Joey Pastrana And His Orchestra’s recording career began in 1967, and lasted until the late seventies. During this period, Joey Pastrana And His Orchestra released nine albums. This included their fifth album A Comer, which was released on Parnosa label in 1972. Opening an album which veered between salsa, bolero and cha cha, was El Pulpo. It’s a dramatic and horn heavy salsa, where piano and percussion play leading role. Together, they’re responsible for a memorable reminder why Joey Pastrana And His Orchestra were one of the so popular in New York during the late-sixties and early seventies.

Side B.

Louie Colon Y Su Combo released a couple of albums during the seventies, including their eponymous sophomore album. It was released on the Delta label and saw Louie Colon Y Su Combo switching between various genres of Latin music. When it came to Tembleque, which was released as a single, the music headed in the direction of salsa. Quite simply, Tembleque is a joyous call to dance, that’s truly irresistible.

In 1970, The Orchestra Soledad released what was their one and only album Vamonos/ Let’s Go! It was released on Futuro Records. Opening the album was the Hector Ramos and William Corridor composition El Ritmo Soleda. It’s funky, soulful and dance-floor friendly, as elements of Latin and Cuban music are combined by The Orchestra Soledad, They create an urgent, mesmeric  and memorable genre-melting track.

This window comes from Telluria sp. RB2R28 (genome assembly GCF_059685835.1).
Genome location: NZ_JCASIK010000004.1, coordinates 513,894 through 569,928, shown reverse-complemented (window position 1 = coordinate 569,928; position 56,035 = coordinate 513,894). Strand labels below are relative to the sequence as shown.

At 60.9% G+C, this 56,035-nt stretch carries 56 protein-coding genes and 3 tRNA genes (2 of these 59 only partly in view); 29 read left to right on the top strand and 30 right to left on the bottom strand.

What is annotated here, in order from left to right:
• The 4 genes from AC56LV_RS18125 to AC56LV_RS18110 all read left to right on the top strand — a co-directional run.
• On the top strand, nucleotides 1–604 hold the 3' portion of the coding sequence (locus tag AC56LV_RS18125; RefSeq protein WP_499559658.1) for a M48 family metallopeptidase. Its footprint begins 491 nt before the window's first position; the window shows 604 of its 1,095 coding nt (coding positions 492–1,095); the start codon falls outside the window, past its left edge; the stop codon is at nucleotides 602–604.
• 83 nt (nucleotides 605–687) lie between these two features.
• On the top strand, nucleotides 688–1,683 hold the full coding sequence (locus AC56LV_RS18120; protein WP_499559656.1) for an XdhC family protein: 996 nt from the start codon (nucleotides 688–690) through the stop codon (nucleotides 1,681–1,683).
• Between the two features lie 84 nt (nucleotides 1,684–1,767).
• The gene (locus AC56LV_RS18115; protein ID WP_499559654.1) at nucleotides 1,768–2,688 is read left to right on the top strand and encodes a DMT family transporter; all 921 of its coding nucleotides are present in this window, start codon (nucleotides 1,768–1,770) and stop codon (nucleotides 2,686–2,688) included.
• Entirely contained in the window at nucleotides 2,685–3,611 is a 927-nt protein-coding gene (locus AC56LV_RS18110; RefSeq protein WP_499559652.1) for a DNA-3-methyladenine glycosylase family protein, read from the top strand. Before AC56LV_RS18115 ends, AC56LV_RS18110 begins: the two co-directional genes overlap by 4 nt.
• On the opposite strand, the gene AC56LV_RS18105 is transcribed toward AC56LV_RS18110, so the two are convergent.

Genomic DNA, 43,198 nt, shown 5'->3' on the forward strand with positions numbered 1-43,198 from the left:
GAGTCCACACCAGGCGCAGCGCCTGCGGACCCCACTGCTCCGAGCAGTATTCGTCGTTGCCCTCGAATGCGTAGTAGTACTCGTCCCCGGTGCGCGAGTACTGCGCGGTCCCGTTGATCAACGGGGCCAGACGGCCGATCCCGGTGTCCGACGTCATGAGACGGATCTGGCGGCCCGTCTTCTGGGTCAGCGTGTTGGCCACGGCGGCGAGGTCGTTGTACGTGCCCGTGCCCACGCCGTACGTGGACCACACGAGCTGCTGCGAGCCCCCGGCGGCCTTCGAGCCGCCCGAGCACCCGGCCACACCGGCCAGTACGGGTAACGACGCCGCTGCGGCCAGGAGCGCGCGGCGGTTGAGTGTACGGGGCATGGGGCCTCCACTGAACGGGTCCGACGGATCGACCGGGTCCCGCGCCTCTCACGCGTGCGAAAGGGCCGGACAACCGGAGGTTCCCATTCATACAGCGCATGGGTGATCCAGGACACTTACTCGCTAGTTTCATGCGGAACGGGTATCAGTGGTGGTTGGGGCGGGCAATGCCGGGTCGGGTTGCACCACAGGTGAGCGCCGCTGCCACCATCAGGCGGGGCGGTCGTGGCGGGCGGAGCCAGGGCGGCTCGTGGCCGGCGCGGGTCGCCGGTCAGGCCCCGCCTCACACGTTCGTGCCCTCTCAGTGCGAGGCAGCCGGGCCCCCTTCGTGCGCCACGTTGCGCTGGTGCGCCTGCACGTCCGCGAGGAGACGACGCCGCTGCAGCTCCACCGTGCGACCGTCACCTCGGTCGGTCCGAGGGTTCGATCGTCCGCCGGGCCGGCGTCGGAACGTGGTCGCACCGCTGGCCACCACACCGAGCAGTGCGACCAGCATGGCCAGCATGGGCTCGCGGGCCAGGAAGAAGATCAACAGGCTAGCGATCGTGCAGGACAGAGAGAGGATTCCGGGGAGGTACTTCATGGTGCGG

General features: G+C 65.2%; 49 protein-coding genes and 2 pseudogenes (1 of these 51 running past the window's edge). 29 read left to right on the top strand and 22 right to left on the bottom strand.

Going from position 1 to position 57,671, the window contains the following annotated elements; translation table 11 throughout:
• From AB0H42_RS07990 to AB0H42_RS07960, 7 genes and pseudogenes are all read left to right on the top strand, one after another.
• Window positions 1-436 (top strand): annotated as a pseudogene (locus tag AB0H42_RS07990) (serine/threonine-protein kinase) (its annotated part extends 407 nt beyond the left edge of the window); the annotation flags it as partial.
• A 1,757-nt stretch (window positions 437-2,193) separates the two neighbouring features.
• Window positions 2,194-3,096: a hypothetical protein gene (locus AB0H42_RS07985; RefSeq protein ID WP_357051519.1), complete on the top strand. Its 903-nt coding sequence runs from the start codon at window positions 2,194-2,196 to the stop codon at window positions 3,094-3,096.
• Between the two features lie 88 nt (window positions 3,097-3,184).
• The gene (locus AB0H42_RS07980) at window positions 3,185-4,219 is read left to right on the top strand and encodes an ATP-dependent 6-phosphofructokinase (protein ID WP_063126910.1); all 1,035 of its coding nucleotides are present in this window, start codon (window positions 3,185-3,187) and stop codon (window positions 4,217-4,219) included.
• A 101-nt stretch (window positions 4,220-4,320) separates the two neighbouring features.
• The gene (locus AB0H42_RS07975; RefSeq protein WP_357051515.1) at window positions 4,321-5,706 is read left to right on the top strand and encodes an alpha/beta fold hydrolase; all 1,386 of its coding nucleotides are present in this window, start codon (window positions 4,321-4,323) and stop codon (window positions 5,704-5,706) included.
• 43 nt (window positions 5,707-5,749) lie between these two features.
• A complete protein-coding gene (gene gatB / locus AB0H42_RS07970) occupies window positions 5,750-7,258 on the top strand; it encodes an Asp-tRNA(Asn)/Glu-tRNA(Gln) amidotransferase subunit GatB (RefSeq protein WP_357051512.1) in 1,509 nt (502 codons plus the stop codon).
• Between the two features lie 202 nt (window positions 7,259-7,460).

Back in 1972, the Orquesta La Moderna De New York released what was their eponymous debut album. It was released on the Amaral label, which only released two albums. This included Orquesta La Moderna’s debut. Their star was in the ascendancy, and the Orquesta La Moderna De New York were seen as one of the leading lights of New York’s Latin scene. Alas, when the album was released, it only found an audience within the Latin music scene. As a result, there was no followup to what was a hugely underrated album. One of its highlights was Picadillo.

Straight away, it’s apparent something special is unfolding on Picadillo. Soon, the multitalented Orquesta La Moderna De New York are showcasing their considerable skills. Elements of funk and jazz are combined on another joyous and sometimes hypnotic slice of salsa. Picadillo is without doubt, one of the highlights of the compilation It’s also a reminder of Orquesta La Moderna De New York, who sadly. never fulfilled their potential. However, even forty-four years after the release of their only album, their remembered fondly in New York’s Latin music scene.

Johnny Sedes was born in Venezuela 1937. That was where he served his musical apprenticeship. By 1969, the thirty-two year old was leading his own Orchestra in New York, Johnny Sedes And His Orchestra. That same year, 1969, Johnny Sedes And His Orchestra released their debut album Mama Calunga. It was released on the Fonseca Record, and allowed Johnny Sedes And His Orchestra to showcase his versatility and skill. They switched between  descarga, mambo and salsa. One of the songs that stood head and shoulders above the rest was Mama Calunga.

Here was a song that had been inspired by the great Venezuelan orchestras that Johnny Sedes heard growing up. This had inspired the young bandleader, to forge a career in music. He played  saxophone in his Orchestra, which delivers a musical masterclass on Mama Calunga, which is a reminder of everything that’s good about Latin music.

Side C.

Another versatile orchestra were Joey Aponte and His Orchestra. They showcased their musical versatility on two albums they released during the seventies. Joey Aponte And His Orchestra’s debut album was Vamos A Gozar. It was released on All-Art Records, and featured Vete De Aqui. It’s another Salsa, that’s regarded as one of the finest moments in the career of Joey Aponte and His Orchestra.